8. Spine of the scapula - move your fingertips from the posterior tip of the acromion bone in a medial and inferior direction. Above the spine of the scapula sits the supraspinatus muscle, and below it sit the infraspinatus and teres minor muscles. Tenderness along the spine can be from a contusion or fracture, while tenderness over the muscle can be due to overuse or contusion of the muscle.

3. Range of motion (ROM)

Assess the range of motion (ROM) in the shoulder actively and passively. Active ROM is tested by asking the patient to move the shoulder. If the patient is unable to perform the motions, the passive motion is attempted by grasping the patient's arm and moving the shoulder through the same motions. ROM is measured from the "zero starting position" with both arms hanging at the side of the body. When checking ROM, assess the following motions:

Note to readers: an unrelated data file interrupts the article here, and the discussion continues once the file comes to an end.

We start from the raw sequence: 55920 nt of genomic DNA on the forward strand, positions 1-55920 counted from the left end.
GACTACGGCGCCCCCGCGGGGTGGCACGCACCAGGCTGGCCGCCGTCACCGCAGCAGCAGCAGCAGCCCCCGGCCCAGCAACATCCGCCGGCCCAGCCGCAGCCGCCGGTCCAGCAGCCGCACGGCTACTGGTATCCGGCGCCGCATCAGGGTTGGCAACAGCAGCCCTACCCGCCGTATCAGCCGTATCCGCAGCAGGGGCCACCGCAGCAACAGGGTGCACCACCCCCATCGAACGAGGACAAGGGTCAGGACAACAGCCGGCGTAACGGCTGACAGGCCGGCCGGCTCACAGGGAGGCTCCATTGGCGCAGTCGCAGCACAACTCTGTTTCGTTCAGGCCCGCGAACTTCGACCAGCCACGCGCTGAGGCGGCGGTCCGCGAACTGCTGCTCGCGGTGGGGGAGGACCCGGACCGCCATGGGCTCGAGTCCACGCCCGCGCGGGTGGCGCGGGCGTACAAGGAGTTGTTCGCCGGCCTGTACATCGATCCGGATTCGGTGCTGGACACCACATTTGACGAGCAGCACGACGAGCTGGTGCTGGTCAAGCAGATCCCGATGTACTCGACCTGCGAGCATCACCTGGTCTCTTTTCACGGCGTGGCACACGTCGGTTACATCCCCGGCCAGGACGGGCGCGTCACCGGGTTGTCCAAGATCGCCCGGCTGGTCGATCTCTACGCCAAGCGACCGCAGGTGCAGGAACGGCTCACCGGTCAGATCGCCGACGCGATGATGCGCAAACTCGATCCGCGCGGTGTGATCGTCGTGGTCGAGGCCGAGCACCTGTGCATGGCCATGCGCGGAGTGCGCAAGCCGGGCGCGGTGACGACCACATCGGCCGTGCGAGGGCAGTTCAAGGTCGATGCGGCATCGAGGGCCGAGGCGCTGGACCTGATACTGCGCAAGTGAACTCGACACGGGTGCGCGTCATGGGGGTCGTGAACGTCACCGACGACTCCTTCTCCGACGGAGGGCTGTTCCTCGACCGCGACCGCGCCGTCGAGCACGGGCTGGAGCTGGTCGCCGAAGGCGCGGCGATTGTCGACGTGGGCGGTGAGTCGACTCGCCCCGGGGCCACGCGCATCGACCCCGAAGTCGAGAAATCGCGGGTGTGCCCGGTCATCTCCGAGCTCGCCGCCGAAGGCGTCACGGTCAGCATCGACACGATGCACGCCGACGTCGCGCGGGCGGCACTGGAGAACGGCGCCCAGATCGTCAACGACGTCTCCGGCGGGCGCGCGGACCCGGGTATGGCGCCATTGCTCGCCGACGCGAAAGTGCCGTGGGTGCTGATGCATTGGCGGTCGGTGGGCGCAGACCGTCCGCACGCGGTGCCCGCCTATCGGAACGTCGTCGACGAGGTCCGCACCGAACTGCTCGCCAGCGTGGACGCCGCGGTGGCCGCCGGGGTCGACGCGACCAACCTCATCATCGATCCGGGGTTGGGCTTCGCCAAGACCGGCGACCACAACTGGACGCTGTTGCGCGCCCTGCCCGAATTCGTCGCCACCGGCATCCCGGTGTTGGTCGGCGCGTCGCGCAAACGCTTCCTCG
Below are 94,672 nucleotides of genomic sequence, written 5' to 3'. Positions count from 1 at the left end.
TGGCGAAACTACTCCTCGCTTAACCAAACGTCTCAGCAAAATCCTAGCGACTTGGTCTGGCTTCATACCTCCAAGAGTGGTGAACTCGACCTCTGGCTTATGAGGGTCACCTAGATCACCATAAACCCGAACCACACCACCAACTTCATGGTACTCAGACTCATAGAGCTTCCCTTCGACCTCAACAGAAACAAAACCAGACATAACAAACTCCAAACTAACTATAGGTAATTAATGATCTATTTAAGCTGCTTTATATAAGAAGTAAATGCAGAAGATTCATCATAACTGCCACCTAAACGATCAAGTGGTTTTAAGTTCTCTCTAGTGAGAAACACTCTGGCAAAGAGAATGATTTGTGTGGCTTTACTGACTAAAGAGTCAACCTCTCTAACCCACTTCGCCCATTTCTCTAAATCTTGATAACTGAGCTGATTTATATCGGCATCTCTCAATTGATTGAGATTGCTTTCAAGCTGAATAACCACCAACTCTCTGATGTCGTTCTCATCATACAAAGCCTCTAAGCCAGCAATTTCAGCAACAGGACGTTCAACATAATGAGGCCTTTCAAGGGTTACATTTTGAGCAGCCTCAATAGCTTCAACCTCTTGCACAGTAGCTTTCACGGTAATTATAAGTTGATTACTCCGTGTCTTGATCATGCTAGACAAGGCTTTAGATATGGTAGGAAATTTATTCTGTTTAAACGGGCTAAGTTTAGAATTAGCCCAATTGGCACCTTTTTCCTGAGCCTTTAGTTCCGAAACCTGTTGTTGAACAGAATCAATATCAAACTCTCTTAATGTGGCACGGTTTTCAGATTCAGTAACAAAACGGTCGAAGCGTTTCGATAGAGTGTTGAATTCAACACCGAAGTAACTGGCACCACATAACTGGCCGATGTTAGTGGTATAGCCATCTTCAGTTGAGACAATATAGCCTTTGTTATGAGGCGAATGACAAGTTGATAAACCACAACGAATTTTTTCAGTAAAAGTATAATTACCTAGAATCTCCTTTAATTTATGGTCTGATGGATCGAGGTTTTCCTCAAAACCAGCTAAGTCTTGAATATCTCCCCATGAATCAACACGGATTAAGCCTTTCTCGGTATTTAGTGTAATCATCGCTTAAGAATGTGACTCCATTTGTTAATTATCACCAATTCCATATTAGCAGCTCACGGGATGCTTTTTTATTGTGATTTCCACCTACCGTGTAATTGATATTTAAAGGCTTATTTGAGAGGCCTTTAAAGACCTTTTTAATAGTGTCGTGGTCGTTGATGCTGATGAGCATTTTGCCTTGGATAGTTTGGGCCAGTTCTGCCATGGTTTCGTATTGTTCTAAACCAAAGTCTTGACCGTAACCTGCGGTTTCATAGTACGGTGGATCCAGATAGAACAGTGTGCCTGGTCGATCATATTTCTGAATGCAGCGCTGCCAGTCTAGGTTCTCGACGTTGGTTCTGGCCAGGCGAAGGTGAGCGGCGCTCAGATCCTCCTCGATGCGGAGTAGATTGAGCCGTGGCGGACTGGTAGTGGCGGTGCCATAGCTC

1. Forward flexion (180°) - Ask the patient to raise both arms in front and overhead, as far as possible.
  2. Extension (45°) - Ask the patient to extend both arms behind, as far as possible.
  3. Abduction (150°) - Ask the patient to raise both arms to the side and overhead, as far as possible.
  4. External rotation (90°) - Ask the patient to bend both elbows to 90° with the arms hanging at the side, and then rotate both hands away from the midline of the body, as far as possible.
  5. Internal rotation (90°) - Ask the patient to bend both elbows to 90° with the arms hanging at the side, and then rotate both hands toward the midline of the body, as far as possible.
  6. Horizontal adduction (130°) - Ask the patient to raise the unaffected arm forward to 90° and then move the hand across the body as far as it can go toward the opposite shoulder. Repeat on the affected side and compare.
  7. Conduct the "drop arm test" by lifting the patient's arm 90° to the side and letting go, while asking the patient to hold the arm in this position. The test is positive when the patient is unable to lift or hold the arm in the 90° abducted position. When positive, this suggests a large rotator cuff tear or nerve injury.